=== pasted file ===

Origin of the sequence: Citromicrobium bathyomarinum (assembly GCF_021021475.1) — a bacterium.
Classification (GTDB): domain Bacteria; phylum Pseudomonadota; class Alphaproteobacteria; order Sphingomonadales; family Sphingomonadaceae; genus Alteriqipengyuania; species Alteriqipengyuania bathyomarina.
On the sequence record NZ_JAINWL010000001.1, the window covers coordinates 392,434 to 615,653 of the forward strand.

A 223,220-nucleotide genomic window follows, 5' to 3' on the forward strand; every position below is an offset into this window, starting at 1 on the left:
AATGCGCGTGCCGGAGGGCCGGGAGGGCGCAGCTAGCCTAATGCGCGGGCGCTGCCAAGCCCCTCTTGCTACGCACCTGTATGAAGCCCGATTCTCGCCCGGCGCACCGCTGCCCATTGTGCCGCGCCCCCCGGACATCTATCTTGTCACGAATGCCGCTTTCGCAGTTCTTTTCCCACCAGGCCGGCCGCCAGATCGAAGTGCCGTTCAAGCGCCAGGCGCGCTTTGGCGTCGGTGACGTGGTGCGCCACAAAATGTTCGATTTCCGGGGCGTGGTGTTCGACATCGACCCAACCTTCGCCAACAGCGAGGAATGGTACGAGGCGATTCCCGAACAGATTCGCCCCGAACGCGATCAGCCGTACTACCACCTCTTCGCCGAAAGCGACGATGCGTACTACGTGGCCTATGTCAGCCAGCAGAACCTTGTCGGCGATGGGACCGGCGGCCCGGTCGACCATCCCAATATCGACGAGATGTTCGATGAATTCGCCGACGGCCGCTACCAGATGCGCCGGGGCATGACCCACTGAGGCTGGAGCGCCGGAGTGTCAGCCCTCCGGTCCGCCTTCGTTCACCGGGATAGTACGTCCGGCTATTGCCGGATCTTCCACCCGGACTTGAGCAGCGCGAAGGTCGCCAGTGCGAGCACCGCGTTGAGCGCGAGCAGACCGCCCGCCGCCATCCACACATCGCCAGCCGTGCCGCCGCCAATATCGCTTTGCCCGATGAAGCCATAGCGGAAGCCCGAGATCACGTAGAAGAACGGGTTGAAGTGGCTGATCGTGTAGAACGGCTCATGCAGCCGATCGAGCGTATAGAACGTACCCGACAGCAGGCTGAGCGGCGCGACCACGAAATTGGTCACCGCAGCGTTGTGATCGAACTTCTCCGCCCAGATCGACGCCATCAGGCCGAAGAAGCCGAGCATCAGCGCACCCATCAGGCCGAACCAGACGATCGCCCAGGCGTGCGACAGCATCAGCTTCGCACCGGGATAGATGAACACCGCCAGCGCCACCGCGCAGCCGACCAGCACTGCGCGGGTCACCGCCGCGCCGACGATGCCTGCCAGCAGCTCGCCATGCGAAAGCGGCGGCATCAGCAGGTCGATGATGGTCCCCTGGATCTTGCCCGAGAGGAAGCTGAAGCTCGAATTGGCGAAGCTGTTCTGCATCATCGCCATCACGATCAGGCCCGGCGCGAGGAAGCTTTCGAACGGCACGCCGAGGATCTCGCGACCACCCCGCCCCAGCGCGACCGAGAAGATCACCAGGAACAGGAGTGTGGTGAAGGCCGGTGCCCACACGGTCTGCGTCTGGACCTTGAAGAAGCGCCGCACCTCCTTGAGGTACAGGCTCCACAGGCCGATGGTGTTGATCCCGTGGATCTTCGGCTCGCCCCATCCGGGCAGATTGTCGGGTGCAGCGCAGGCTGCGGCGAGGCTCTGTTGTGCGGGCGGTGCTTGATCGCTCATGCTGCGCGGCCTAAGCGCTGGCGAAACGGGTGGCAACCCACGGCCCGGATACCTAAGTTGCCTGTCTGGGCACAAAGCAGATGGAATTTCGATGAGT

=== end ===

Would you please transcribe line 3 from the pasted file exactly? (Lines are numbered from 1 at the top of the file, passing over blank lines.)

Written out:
On the sequence record NZ_JAINWL010000001.1, the window covers coordinates 392,434 to 615,653 of the forward strand.